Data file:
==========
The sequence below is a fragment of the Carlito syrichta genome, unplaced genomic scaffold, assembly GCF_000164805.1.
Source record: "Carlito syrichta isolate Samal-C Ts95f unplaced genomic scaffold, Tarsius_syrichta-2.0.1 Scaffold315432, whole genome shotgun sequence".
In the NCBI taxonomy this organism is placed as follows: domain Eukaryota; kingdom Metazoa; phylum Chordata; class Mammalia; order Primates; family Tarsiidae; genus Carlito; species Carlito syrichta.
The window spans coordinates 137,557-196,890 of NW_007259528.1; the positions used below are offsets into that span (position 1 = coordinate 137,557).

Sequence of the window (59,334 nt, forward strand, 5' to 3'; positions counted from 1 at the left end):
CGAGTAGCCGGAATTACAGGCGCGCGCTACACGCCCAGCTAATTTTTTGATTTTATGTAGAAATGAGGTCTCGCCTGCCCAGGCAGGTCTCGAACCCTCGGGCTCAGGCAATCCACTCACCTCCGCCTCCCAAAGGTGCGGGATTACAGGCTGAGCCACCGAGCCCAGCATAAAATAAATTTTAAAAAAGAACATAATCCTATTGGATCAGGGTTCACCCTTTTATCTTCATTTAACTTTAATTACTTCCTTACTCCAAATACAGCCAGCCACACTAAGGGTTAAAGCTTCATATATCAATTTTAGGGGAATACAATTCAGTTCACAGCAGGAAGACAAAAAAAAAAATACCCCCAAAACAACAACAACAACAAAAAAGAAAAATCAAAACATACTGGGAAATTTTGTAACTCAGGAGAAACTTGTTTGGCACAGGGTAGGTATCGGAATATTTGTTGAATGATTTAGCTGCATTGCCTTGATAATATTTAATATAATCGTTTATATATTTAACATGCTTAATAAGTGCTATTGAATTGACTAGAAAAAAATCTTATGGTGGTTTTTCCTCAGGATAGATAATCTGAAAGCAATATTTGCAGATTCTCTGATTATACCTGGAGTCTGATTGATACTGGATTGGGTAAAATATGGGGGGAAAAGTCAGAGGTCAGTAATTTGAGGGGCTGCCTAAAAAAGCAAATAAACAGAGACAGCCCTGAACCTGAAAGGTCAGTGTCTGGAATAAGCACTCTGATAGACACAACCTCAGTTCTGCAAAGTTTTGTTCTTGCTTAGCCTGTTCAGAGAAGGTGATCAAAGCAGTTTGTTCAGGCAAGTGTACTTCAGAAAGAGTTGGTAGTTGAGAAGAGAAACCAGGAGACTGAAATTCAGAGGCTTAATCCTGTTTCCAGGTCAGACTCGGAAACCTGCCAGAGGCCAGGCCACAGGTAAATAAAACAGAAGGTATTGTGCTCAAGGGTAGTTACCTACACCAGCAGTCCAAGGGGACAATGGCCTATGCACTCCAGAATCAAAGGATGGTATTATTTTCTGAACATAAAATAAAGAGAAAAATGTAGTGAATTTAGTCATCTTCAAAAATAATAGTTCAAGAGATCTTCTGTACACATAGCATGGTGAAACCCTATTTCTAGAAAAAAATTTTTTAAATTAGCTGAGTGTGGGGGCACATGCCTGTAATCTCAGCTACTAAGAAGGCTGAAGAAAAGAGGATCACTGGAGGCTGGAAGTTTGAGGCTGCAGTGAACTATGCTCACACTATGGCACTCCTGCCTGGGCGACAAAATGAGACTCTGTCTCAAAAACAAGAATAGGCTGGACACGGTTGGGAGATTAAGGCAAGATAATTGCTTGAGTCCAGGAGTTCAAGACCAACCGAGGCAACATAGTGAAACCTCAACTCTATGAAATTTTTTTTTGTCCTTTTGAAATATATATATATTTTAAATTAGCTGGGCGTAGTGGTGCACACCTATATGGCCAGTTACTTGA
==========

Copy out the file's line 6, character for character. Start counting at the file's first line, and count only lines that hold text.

CGAGTAGCCGGAATTACAGGCGCGCGCTACACGCCCAGCTAATTTTTTGATTTTATGTAGAAATGAGGTCTCGCCTGCCCAGGCAGGTCTCGAACCCTCGGGCTCAGGCAATCCACTCACCTCCGCCTCCCAAAGGTGCGGGATTACAGGCTGAGCCACCGAGCCCAGCATAAAATAAATTTTAAAAAAGAACATAATCCTATTGGATCAGGGTTCACCCTTTTATCTTCATTTAACTTTAATTACTTCCTTACTCCAAATACAGCCAGCCACACTAAGGGTTAAAGCTTCATATATCAATTTTAGGGGAATACAATTCAGTTCACAGCAGGAAGACAAAAAAAAAAATACCCCCAAAACAACAACAACAACAAAAAAGAAAAATCAAAACATACTGGGAAATTTTGTAACTCAGGAGAAACTTGTTTGGCACAGGGTAGGTATCGGAATATTTGTTGAATGATTTAGCTGCATTGCCTTGATAATATTTAATATAATCGTTTATATATTTAACATGCTTAATAAGTGCTATTGAATTGACTAGAAAAAAATCTTATGGTGGTTTTTCCTCAGGATAGATAATCTGAAAGCAATATTTGCAGATTCTCTGATTATACCTGGAGTCTGATTGATACTGGATTGGGTAAAATATGGGGGGAAAAGTCAGAGGTCAGTAATTTGAGGGGCTGCCTAAAAAAGCAAATAAACAGAGACAGCCCTGAACCTGAAAGGTCAGTGTCTGGAATAAGCACTCTGATAGACACAACCTCAGTTCTGCAAAGTTTTGTTCTTGCTTAGCCTGTTCAGAGAAGGTGATCAAAGCAGTTTGTTCAGGCAAGTGTACTTCAGAAAGAGTTGGTAGTTGAGAAGAGAAACCAGGAGACTGAAATTCAGAGGCTTAATCCTGTTTCCAGGTCAGACTCGGAAACCTGCCAGAGGCCAGGCCACAGGTAAATAAAACAGAAGGTATTGTGCTCAAGGGTAGTTACCTACACCAGCAGTCCAAGGGGACAATGGCCTATGCACTCCAGAATCAAAGGATGGTATTATTTTCTGAACATAAAATAAAGAGAAAAATGTAGTGAATTTAGTCATCTTCAAAAATAATAGTTCAAGAGATCTTCTGTACACATAGCATGGTGAAACCCTATTTCTAGAAAAAAATTTTTTAAATTAGCTGAGTGTGGGGGCACATGCCTGTAATCTCAGCTACTAAGAAGGCTGAAGAAAAGAGGATCACTGGAGGCTGGAAGTTTGAGGCTGCAGTGAACTATGCTCACACTATGGCACTCCTGCCTGGGCGACAAAATGAGACTCTGTCTCAAAAACAAGAATAGGCTGGACACGGTTGGGAGATTAAGGCAAGATAATTGCTTGAGTCCAGGAGTTCAAGACCAACCGAGGCAACATAGTGAAACCTCAACTCTATGAAATTTTTTTTTGTCCTTTTGAAATATATATATATTTTAAATTAGCTGGGCGTAGTGGTGCACACCTATATGGCCAGTTACTTGA